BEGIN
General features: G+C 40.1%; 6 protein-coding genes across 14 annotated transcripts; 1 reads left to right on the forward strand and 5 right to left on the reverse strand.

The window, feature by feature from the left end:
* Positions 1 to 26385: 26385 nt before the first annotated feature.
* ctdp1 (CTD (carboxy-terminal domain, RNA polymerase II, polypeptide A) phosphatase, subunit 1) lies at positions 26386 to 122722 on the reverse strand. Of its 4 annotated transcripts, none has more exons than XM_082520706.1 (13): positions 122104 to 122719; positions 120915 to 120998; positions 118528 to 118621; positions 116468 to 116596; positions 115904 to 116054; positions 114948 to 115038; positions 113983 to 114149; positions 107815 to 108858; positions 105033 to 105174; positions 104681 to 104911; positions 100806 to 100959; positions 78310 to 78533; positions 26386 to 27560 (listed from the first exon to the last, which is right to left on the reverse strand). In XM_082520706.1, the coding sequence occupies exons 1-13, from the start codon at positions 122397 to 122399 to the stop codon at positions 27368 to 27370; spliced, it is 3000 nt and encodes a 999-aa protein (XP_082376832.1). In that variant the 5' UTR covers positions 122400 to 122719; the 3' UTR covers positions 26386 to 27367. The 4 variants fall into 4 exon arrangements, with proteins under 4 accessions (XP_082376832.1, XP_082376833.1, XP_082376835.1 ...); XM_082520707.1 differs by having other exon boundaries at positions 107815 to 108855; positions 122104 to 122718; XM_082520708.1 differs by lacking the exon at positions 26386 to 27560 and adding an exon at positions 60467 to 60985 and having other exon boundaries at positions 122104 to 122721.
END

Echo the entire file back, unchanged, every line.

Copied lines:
General features: G+C 40.1%; 6 protein-coding genes across 14 annotated transcripts; 1 reads left to right on the forward strand and 5 right to left on the reverse strand.

The window, feature by feature from the left end:
* Positions 1 to 26385: 26385 nt before the first annotated feature.
* ctdp1 (CTD (carboxy-terminal domain, RNA polymerase II, polypeptide A) phosphatase, subunit 1) lies at positions 26386 to 122722 on the reverse strand. Of its 4 annotated transcripts, none has more exons than XM_082520706.1 (13): positions 122104 to 122719; positions 120915 to 120998; positions 118528 to 118621; positions 116468 to 116596; positions 115904 to 116054; positions 114948 to 115038; positions 113983 to 114149; positions 107815 to 108858; positions 105033 to 105174; positions 104681 to 104911; positions 100806 to 100959; positions 78310 to 78533; positions 26386 to 27560 (listed from the first exon to the last, which is right to left on the reverse strand). In XM_082520706.1, the coding sequence occupies exons 1-13, from the start codon at positions 122397 to 122399 to the stop codon at positions 27368 to 27370; spliced, it is 3000 nt and encodes a 999-aa protein (XP_082376832.1). In that variant the 5' UTR covers positions 122400 to 122719; the 3' UTR covers positions 26386 to 27367. The 4 variants fall into 4 exon arrangements, with proteins under 4 accessions (XP_082376832.1, XP_082376833.1, XP_082376835.1 ...); XM_082520707.1 differs by having other exon boundaries at positions 107815 to 108855; positions 122104 to 122718; XM_082520708.1 differs by lacking the exon at positions 26386 to 27560 and adding an exon at positions 60467 to 60985 and having other exon boundaries at positions 122104 to 122721.